Reviews Published

Monday, October 29, 2012

Jetstar? No, thanks!

I'm getting everything ready for the GenreCon 2012 in Sydney this weekend...

... but ...

... what a disappointing experience with the Jetstar luggage upgrade! At the time of booking my tickets online, back in May, I didn't get the option of choosing how many bags to check in: it was either 1 bag per passenger, or none. Because I only wanted to check in 1 bag for 4 people, I thought I'd speak to Jetstar in person and arrange that. You know, being environmentally responsible for the number of kilograms we fly across the Tasman Pond, and all.
Well, with my flight only 3 days away, I finally did it. Downside? It's cost me more than 4 times what I would have paid at the time of booking. So I may as well have gone with the 1 bag per person option in the first place.

Guess who will not be using Jetstar _ever_ again? Yes, well done, Air New Zealand and Qantas, you have got yourselves 4 new customers... and you didn't have to do a thing!  

Thursday, October 25, 2012

Keeping The House by Ellen Baker

KEEPING THE HOUSE came to me recommended by one of my very favourite authors, Joshilyn Jackson. It's a sprawling saga (elegantly sprawling, beautifully sprawling, sprawling with a purpose, you could say) of the family who lived in the beautiful big house on the hill in a little town. Legend has it there's a curse on the house and all who live in it, but even without that extra bait, it's an extraordinary novel.

Here are a few random things I love about the book:
  • The beautiful yet readable language.
  • The 1950s setting - oh, how I long to be a housewife with nothing better to do than record the yearly dinner menu (and read books, and write books, and mess around on Facebook, of course)!
  • The plot that twists and turns in a way I couldn't predict.
Interesting enough, it wasn't about the characters. Normally, characters make or break fiction for me. In KEEPING THE HOUSE, I didn't really have a favourite character, one I liked above all others, one whose fortune I'd be happy to put ahead of another. There wasn't a single character I found totally heroic, totally admirable, totally lovable. And yet, I wished them all good luck as I raced through he book, turning and turning those pages.

A must read.

Wednesday, October 10, 2012

When Cultures Collide

Having lived on three continents, I pride myself on knowing plenty about the clash of different cultures. Which is probably why the book "Almost French" has struck such a chord with me. It's a first-person true-life account of an Australian girl who moved to Paris to be with her boyfriend.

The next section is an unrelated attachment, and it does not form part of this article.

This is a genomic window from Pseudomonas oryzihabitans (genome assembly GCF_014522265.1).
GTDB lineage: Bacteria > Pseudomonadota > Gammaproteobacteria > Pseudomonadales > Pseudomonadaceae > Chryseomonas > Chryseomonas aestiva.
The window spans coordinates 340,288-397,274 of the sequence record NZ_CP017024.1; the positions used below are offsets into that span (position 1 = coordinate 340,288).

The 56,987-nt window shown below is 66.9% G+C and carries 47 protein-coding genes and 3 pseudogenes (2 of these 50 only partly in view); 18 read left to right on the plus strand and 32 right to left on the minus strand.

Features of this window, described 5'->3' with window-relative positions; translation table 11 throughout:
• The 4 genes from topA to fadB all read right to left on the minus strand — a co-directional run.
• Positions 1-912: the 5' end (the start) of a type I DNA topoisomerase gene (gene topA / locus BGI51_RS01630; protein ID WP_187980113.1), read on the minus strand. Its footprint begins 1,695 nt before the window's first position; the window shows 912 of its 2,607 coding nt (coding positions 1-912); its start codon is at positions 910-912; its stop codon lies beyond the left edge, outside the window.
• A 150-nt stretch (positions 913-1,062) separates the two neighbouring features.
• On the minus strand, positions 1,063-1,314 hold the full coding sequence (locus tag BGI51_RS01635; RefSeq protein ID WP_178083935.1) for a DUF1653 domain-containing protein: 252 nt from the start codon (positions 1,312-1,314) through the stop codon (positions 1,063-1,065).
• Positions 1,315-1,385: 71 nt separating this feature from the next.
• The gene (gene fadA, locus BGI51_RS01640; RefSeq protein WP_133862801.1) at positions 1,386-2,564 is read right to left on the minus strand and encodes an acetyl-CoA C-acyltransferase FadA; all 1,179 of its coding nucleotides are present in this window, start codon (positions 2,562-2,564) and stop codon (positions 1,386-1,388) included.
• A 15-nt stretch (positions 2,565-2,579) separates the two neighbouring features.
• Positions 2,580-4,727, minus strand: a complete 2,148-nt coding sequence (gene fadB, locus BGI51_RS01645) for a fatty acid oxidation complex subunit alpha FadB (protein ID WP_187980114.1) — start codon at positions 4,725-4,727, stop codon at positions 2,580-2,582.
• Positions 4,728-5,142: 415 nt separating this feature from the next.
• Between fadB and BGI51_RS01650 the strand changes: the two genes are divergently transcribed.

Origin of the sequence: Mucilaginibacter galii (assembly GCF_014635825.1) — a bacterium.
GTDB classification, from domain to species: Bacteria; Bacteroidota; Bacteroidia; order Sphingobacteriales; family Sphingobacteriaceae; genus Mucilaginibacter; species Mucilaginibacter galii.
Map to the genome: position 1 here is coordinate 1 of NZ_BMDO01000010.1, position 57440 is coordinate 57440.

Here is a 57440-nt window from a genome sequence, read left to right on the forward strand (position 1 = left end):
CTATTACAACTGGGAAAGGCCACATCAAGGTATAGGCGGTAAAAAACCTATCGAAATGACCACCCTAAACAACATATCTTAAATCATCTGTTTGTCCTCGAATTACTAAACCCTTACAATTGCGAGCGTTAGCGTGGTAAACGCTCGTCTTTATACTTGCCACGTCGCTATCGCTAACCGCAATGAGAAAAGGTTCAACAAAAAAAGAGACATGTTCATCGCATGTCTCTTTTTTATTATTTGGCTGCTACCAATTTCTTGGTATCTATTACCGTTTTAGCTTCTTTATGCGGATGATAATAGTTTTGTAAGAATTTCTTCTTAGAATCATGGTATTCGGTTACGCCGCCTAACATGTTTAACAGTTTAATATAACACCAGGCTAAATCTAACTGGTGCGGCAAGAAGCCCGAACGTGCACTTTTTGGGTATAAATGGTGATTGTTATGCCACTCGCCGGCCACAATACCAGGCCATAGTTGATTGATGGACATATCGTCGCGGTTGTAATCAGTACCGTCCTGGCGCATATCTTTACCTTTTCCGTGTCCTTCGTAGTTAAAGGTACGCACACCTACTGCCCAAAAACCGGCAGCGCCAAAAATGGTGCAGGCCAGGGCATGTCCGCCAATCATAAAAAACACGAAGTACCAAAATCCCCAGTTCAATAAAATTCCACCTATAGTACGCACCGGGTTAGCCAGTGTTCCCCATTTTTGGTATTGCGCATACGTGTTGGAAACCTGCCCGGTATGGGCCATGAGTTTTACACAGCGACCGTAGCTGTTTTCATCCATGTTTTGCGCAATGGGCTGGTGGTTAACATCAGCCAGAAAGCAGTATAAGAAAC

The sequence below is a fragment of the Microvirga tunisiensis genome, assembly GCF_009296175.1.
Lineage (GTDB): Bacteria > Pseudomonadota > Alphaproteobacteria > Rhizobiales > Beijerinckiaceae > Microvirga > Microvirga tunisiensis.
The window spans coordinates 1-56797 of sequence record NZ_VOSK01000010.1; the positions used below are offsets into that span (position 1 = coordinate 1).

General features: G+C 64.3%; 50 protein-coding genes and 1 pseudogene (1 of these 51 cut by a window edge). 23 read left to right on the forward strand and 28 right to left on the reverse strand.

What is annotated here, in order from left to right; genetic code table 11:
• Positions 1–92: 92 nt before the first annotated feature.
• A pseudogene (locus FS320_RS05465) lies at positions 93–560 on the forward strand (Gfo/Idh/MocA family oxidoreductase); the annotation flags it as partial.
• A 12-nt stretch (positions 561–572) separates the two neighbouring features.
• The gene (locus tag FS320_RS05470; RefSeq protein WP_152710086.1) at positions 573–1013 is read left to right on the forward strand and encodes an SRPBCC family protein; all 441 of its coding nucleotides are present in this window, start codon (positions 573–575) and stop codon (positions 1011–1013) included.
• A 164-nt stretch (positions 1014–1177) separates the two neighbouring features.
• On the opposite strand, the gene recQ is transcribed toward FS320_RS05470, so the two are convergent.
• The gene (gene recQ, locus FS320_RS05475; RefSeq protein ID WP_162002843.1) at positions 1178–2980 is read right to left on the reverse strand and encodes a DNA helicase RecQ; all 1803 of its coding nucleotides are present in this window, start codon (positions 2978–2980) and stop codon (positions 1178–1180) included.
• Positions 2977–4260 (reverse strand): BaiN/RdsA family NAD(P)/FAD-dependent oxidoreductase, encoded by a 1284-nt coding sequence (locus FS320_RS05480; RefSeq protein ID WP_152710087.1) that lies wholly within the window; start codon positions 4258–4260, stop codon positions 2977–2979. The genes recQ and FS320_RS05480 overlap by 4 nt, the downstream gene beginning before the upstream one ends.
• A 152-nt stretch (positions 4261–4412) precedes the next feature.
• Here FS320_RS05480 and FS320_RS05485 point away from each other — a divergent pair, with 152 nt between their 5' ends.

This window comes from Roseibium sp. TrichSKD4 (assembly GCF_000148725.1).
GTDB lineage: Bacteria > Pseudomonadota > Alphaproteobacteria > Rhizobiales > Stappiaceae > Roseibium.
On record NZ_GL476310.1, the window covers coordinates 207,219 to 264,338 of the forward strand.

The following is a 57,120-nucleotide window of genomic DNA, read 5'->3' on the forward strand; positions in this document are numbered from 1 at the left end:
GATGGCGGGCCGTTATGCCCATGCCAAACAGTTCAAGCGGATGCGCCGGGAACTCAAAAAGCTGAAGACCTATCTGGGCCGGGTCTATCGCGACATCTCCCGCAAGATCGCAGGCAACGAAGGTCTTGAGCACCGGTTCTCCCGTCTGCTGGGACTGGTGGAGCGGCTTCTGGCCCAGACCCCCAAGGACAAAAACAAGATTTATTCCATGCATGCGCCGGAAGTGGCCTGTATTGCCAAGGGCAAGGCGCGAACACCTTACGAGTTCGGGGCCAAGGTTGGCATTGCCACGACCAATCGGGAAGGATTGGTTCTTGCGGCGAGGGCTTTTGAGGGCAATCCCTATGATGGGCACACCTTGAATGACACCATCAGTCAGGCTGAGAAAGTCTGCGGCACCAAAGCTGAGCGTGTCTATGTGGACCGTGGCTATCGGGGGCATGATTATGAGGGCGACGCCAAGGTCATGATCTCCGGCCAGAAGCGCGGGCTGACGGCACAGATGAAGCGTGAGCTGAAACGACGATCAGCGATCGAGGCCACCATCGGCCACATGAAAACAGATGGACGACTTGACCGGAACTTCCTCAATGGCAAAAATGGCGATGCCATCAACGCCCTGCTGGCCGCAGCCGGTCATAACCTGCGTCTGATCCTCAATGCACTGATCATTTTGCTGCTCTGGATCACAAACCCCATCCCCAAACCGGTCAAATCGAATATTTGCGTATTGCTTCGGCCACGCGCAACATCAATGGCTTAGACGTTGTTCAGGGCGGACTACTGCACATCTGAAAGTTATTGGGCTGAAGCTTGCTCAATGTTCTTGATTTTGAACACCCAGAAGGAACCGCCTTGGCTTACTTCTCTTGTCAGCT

This is not a love story. Apart from an initial statement that there was a spark between them, you don't get a spectator's view into her heart or her bedroom. What you do get is an account of how painful, frustrating, and ultimately wonderful it is to assimilate into a new culture. You get to tut-tut with her over the crazy Parisienne folk, cry with her when she longs for the open spaces of the Southern Hemisphere, and almost taste the black truffle shavings in her salad.

Don't be misguided by the old-fashioned cover: this book is fresh and fun!

Thursday, October 04, 2012

History of the Housewife

I'm reading a fascinating book: INSIDE STORIES by Frances Walsh. It's a non-fiction account of the housewife's role in New Zealand from 1895 till 1975. (In 1975, it became fashionable not to be a housewife, or at least not to admit to being one.)

What struck me was how different women's magazines were back then: real articles about real issues (including World War 2), loads of advice from how to clean a water stain off a table to dating tips, and almost no celebrities! (When they did interview celebrities, they asked for household tips. Now that's putting Ms Jolie in her place!)

The book made me think about the lives our grandmothers led. The things they thought about before they closed their eyes at night. Their daily chores.

What modern invention reduced the workload of the housewife? I posed this question on my Facebook page, and the answers varied from plumbing to the pill.

For me personally, it's probably the supermarket. I struggle to find time to make bread at home - imagine having to kill and pluck your own chicken!